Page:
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Intimacy Part II

The following is an adaptation of the sermon ‘Intimacy Part II,’ preached by Pastor Mike White on Sunday, 11/16/2014, at CityLight Church. To listen to the full podcast please click here:

This is the second installment of our 3-week series on intimacy. In Week One, we discussed the importance of intimacy with God: why we need it, and how to pursue it. This week we continue our discussion on intimacy with an examination of the Sabbath. Next week we’ll conclude by exploring intimacy with other people: how do we take the intimacy we enjoy with God and entice others to cultivate a desire for intimacy with Him?

History of the Sabbath

The Sabbath is a tradition that stretches back to the beginning of time. God spoke creation into being, and then He did something very peculiar: He rested.

Thus the heavens and the earth were completed in all their vast array. By the seventh day God had finished the work he had been doing; so on the seventh day he rested from all his work. Then God blessed the seventh day and made it holy, because on it he rested from all the work of creating that he had done.

– Gen 2:1-3

When God created the heavens and the earth, along with everything in it, He celebrated by resting. Genesis 1:27 says that we are made in His image. The same way God spoke creation into being, we are designed to recite His word over circumstances around us, and watch as things fall into line with His word.

He rested, and so should we. In fact, we were designed to stay in a perpetual state of rest. God formed Adam and Eve out of a desire to walk with them in the cool of the Garden of Eden (see Gen 3:8). Sounds like retirement, doesn’t it? All Adam and Eve had to do was trim bushes and enjoy God’s presence! They didn’t even have to water the plants because God watered them with a mist that came up from the ground (Gen 2:6). God designed us for effortless intimacy with Him.

So what happened? Why do you and I lack the supernatural rest we’re supposed to live out? Why are we missing God’s rest in our lives?

Mankind fell. Satan tempted Adam and Eve, and they succumbed. We were taken out of the state of rest for which we were designed, and thrown into a state of wandering and loneliness. We spend our whole lives looking for rest, and craving an intimacy only God can provide, until the day we meet Him face to face. The fall took us out of a state of shalom – perfect peace – and left us with deficits that we strive and struggle our whole lives to overcome.[1]

Rest Under the Law

Part of our job as New Testament Christians is to discern which elements of Old Testament worship are meant to stop at the Cross, and which are meant to be brought into New Covenant worship. Animal sacrifice, for example, is a ritual we no longer have to entertain. Jesus died once for all (1 Peter 3:8), and his blood fulfills the requirements of the Old Testament sacrificial system.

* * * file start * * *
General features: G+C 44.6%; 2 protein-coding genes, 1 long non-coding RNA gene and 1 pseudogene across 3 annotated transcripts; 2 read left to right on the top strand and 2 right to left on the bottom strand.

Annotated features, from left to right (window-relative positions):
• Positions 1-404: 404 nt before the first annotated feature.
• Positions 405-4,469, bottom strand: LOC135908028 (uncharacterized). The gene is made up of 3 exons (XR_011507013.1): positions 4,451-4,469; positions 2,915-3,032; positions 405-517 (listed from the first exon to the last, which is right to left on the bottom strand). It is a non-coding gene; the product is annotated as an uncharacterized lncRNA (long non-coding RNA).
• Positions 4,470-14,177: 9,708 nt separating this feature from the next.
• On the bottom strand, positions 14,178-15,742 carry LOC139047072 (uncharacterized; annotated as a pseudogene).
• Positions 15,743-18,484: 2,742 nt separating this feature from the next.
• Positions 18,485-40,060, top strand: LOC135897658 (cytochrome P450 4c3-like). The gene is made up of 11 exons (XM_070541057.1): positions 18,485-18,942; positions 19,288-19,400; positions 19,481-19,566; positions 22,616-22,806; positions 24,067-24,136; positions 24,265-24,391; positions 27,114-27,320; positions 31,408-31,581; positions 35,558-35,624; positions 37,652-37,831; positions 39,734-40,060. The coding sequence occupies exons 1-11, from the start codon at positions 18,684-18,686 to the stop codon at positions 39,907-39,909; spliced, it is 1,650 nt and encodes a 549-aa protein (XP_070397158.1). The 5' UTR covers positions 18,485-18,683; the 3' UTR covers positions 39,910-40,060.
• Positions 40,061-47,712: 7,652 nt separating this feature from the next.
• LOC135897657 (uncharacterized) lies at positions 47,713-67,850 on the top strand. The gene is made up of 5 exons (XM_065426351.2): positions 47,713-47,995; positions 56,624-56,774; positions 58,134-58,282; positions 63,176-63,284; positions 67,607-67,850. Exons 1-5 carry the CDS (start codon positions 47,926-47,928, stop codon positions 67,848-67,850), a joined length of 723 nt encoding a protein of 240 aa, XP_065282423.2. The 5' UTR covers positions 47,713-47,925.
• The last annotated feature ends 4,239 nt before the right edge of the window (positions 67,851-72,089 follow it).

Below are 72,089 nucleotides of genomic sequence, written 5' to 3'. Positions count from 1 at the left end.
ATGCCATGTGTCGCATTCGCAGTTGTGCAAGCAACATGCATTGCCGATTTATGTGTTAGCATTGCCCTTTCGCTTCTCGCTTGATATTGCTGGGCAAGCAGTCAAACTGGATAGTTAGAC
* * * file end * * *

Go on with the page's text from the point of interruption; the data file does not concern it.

The tithe, on the other hand, is something that is meant to be celebrated in New Covenant worship. Some Christians are reluctant to practice the tithe because it was practiced under the Old Covenant. However, the truth is that the tithe was enacted long before the Old Covenant was established. Moses did not establish the tithe; Abraham did. In fact, we see Abraham tithe to the Preincarnate Christ (Melchizedek: a High Priest of God with no beginning and no end from; see Genesis 14) four hundred years before Levitical Law was established through Moses. God saw fit to continue the tithe under the Law for our benefit; but the tithe did not originate in the Law.

Sabbath rest is another element that is intended to be celebrated as part of New Covenant worship. Sabbath rest was originally introduced by God after He created the earth (see Gen 2, above). God saw fit to continue Sabbath rest under the Law for our own benefit:

There are six days when you may work, but the seventh day is a day of Sabbath rest, a day of sacred assembly. You are not to do any work; wherever you live, it is a Sabbath to the Lord. – Lev 23:3

However, Sabbath rest did not originate in the Law. It is therefore a concept that we are meant to carry over to this side of the Cross and apply to the life of every New Testament Christian. God saw that rest was good, so He commanded Moses to continue honoring the Sabbath under Levitical Law.

The Jewish people practice the Sabbath on Saturday. So how did Christians settle on Sunday? In 321 AD, the Roman Emperor Constantine declared Sunday the official day of rest for the entire Roman Empire. Our Sunday tradition was born!

The Sabbath As a Day

We think of the Sabbath as a day off: a time to rest and refocus our thoughts and efforts on honoring God. But did you know that Jesus intends for Sabbath rest to encompass so much more than just one day out of the week? The Israelites enjoyed one day of Sabbath rest; Christians, however, are called into an entire lifestyle of Sabbath rest.

Part of my job as a pastor is to expand on the whole truth of Scripture: not leaving anything out, and not adding anything to the Word of God. I want to explicitly state, therefore, that setting aside a designated day of rest every week is no longer legally required:

So let no one judge you in food or in drink, or regarding a festival or a new moon or sabbaths, which are a shadow of things to come, but the substance is of Christ. – Col 2:16-17

The Sabbath, as a single day, is only a shadow of what we’re truly after as New Testament Christians. A shadow is an image that represents the true form of an object; the Sabbath, therefore, is one day that represents the type of life we are supposed to lead.

That being said, I take a Sabbath at least one day per week (Hey – if God did it, it’s good enough for me!). I have found taking a designated, 24-hour period of Sabbath rest has improved my quality of life exponentially. It allows me to refocus completely on God. It also seals off time for me to spend with just Him and my family, without allowing all the cares of life to intrude.

A Sabbath day helps me to set proper boundaries. We’re a growing church: in the last year, the number of paid employees we have on staff has more than tripled! It’s so easy to let work creep into your time at home. It’s even easier to let work responsibilities stampede the time you set aside to meditate on God’s word and pray. Setting aside at least one 24-hour period per week where rest is required – no exceptions allowed – is instrumental in making sure I work from a place of rest the other six days out of the week.